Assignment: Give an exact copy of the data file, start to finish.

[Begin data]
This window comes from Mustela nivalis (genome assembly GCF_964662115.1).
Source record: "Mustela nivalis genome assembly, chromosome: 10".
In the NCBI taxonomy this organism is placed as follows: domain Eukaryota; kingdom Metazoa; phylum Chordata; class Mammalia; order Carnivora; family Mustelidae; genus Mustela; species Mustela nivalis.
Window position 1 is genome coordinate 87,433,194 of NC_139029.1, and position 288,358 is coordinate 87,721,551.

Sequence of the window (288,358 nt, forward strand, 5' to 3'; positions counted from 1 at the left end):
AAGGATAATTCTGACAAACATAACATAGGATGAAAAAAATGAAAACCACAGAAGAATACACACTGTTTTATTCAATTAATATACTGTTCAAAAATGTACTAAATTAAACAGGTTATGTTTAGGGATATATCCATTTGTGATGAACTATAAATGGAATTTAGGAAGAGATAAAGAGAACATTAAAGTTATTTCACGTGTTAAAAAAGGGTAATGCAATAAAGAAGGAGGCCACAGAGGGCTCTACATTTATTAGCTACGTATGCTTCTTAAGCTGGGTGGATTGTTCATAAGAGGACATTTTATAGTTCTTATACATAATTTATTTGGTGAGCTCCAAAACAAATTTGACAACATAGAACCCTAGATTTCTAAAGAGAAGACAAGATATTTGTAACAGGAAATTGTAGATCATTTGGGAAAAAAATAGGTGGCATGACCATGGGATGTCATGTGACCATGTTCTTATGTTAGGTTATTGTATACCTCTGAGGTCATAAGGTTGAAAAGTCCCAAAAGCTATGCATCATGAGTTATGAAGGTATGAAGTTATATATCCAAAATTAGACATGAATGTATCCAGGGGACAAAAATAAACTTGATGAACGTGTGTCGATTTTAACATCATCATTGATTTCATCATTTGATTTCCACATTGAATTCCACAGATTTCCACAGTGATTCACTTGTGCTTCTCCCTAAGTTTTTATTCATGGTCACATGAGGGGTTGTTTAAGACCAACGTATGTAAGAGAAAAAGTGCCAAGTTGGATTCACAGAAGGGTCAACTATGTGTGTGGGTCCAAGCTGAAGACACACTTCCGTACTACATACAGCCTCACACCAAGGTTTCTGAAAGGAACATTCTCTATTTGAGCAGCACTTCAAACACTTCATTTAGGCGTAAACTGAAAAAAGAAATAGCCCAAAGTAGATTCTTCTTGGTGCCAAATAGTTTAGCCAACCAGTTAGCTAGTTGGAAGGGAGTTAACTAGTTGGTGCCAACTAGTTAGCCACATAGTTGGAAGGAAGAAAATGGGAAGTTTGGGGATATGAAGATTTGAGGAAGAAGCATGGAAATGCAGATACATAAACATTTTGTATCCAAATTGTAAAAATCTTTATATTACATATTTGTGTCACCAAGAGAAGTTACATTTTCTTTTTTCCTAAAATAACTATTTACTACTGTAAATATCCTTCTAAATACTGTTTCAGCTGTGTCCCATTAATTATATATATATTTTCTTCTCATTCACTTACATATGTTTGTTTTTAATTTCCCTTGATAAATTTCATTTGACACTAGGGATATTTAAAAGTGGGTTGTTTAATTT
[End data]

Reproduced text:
This window comes from Mustela nivalis (genome assembly GCF_964662115.1).
Source record: "Mustela nivalis genome assembly, chromosome: 10".
In the NCBI taxonomy this organism is placed as follows: domain Eukaryota; kingdom Metazoa; phylum Chordata; class Mammalia; order Carnivora; family Mustelidae; genus Mustela; species Mustela nivalis.
Window position 1 is genome coordinate 87,433,194 of NC_139029.1, and position 288,358 is coordinate 87,721,551.

Sequence of the window (288,358 nt, forward strand, 5' to 3'; positions counted from 1 at the left end):
AAGGATAATTCTGACAAACATAACATAGGATGAAAAAAATGAAAACCACAGAAGAATACACACTGTTTTATTCAATTAATATACTGTTCAAAAATGTACTAAATTAAACAGGTTATGTTTAGGGATATATCCATTTGTGATGAACTATAAATGGAATTTAGGAAGAGATAAAGAGAACATTAAAGTTATTTCACGTGTTAAAAAAGGGTAATGCAATAAAGAAGGAGGCCACAGAGGGCTCTACATTTATTAGCTACGTATGCTTCTTAAGCTGGGTGGATTGTTCATAAGAGGACATTTTATAGTTCTTATACATAATTTATTTGGTGAGCTCCAAAACAAATTTGACAACATAGAACCCTAGATTTCTAAAGAGAAGACAAGATATTTGTAACAGGAAATTGTAGATCATTTGGGAAAAAAATAGGTGGCATGACCATGGGATGTCATGTGACCATGTTCTTATGTTAGGTTATTGTATACCTCTGAGGTCATAAGGTTGAAAAGTCCCAAAAGCTATGCATCATGAGTTATGAAGGTATGAAGTTATATATCCAAAATTAGACATGAATGTATCCAGGGGACAAAAATAAACTTGATGAACGTGTGTCGATTTTAACATCATCATTGATTTCATCATTTGATTTCCACATTGAATTCCACAGATTTCCACAGTGATTCACTTGTGCTTCTCCCTAAGTTTTTATTCATGGTCACATGAGGGGTTGTTTAAGACCAACGTATGTAAGAGAAAAAGTGCCAAGTTGGATTCACAGAAGGGTCAACTATGTGTGTGGGTCCAAGCTGAAGACACACTTCCGTACTACATACAGCCTCACACCAAGGTTTCTGAAAGGAACATTCTCTATTTGAGCAGCACTTCAAACACTTCATTTAGGCGTAAACTGAAAAAAGAAATAGCCCAAAGTAGATTCTTCTTGGTGCCAAATAGTTTAGCCAACCAGTTAGCTAGTTGGAAGGGAGTTAACTAGTTGGTGCCAACTAGTTAGCCACATAGTTGGAAGGAAGAAAATGGGAAGTTTGGGGATATGAAGATTTGAGGAAGAAGCATGGAAATGCAGATACATAAACATTTTGTATCCAAATTGTAAAAATCTTTATATTACATATTTGTGTCACCAAGAGAAGTTACATTTTCTTTTTTCCTAAAATAACTATTTACTACTGTAAATATCCTTCTAAATACTGTTTCAGCTGTGTCCCATTAATTATATATATATTTTCTTCTCATTCACTTACATATGTTTGTTTTTAATTTCCCTTGATAAATTTCATTTGACACTAGGGATATTTAAAAGTGGGTTGTTTAATTT